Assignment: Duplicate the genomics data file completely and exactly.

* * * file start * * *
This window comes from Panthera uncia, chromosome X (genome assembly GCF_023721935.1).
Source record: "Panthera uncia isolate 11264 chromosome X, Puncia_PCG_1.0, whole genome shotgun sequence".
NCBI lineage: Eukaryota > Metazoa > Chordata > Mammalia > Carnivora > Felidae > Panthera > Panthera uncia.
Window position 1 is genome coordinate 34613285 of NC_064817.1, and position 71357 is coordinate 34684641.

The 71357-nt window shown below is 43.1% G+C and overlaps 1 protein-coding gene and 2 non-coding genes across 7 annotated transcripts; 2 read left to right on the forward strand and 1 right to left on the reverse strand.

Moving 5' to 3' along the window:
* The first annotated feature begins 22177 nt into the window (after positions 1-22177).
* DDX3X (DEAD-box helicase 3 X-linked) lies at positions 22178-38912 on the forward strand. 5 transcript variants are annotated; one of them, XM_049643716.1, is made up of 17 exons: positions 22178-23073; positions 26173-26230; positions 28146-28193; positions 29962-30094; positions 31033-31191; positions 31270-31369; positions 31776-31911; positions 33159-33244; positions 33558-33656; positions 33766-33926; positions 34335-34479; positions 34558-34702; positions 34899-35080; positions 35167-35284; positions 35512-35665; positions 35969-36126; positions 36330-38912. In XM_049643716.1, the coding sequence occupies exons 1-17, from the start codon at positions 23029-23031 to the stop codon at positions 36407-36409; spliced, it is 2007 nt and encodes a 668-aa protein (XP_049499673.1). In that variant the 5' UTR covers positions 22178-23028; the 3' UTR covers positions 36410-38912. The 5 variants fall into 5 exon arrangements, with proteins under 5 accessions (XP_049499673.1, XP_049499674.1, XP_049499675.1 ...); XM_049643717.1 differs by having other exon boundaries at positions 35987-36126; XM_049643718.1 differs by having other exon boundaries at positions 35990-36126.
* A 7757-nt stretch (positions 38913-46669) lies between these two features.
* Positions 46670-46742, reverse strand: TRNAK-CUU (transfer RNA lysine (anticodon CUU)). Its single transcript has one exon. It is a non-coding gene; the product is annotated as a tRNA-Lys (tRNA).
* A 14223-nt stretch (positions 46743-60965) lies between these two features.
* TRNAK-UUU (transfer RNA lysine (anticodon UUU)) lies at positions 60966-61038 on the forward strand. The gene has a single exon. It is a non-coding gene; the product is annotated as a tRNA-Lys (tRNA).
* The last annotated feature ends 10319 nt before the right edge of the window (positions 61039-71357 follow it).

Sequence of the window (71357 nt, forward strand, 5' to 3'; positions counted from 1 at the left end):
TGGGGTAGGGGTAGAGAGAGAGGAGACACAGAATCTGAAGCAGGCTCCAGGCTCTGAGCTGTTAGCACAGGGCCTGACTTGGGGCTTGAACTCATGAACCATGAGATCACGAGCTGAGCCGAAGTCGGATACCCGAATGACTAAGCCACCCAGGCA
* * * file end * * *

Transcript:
This window comes from Panthera uncia, chromosome X (genome assembly GCF_023721935.1).
Source record: "Panthera uncia isolate 11264 chromosome X, Puncia_PCG_1.0, whole genome shotgun sequence".
NCBI lineage: Eukaryota > Metazoa > Chordata > Mammalia > Carnivora > Felidae > Panthera > Panthera uncia.
Window position 1 is genome coordinate 34613285 of NC_064817.1, and position 71357 is coordinate 34684641.

The 71357-nt window shown below is 43.1% G+C and overlaps 1 protein-coding gene and 2 non-coding genes across 7 annotated transcripts; 2 read left to right on the forward strand and 1 right to left on the reverse strand.

Moving 5' to 3' along the window:
* The first annotated feature begins 22177 nt into the window (after positions 1-22177).
* DDX3X (DEAD-box helicase 3 X-linked) lies at positions 22178-38912 on the forward strand. 5 transcript variants are annotated; one of them, XM_049643716.1, is made up of 17 exons: positions 22178-23073; positions 26173-26230; positions 28146-28193; positions 29962-30094; positions 31033-31191; positions 31270-31369; positions 31776-31911; positions 33159-33244; positions 33558-33656; positions 33766-33926; positions 34335-34479; positions 34558-34702; positions 34899-35080; positions 35167-35284; positions 35512-35665; positions 35969-36126; positions 36330-38912. In XM_049643716.1, the coding sequence occupies exons 1-17, from the start codon at positions 23029-23031 to the stop codon at positions 36407-36409; spliced, it is 2007 nt and encodes a 668-aa protein (XP_049499673.1). In that variant the 5' UTR covers positions 22178-23028; the 3' UTR covers positions 36410-38912. The 5 variants fall into 5 exon arrangements, with proteins under 5 accessions (XP_049499673.1, XP_049499674.1, XP_049499675.1 ...); XM_049643717.1 differs by having other exon boundaries at positions 35987-36126; XM_049643718.1 differs by having other exon boundaries at positions 35990-36126.
* A 7757-nt stretch (positions 38913-46669) lies between these two features.
* Positions 46670-46742, reverse strand: TRNAK-CUU (transfer RNA lysine (anticodon CUU)). Its single transcript has one exon. It is a non-coding gene; the product is annotated as a tRNA-Lys (tRNA).
* A 14223-nt stretch (positions 46743-60965) lies between these two features.
* TRNAK-UUU (transfer RNA lysine (anticodon UUU)) lies at positions 60966-61038 on the forward strand. The gene has a single exon. It is a non-coding gene; the product is annotated as a tRNA-Lys (tRNA).
* The last annotated feature ends 10319 nt before the right edge of the window (positions 61039-71357 follow it).

Sequence of the window (71357 nt, forward strand, 5' to 3'; positions counted from 1 at the left end):
TGGGGTAGGGGTAGAGAGAGAGGAGACACAGAATCTGAAGCAGGCTCCAGGCTCTGAGCTGTTAGCACAGGGCCTGACTTGGGGCTTGAACTCATGAACCATGAGATCACGAGCTGAGCCGAAGTCGGATACCCGAATGACTAAGCCACCCAGGCA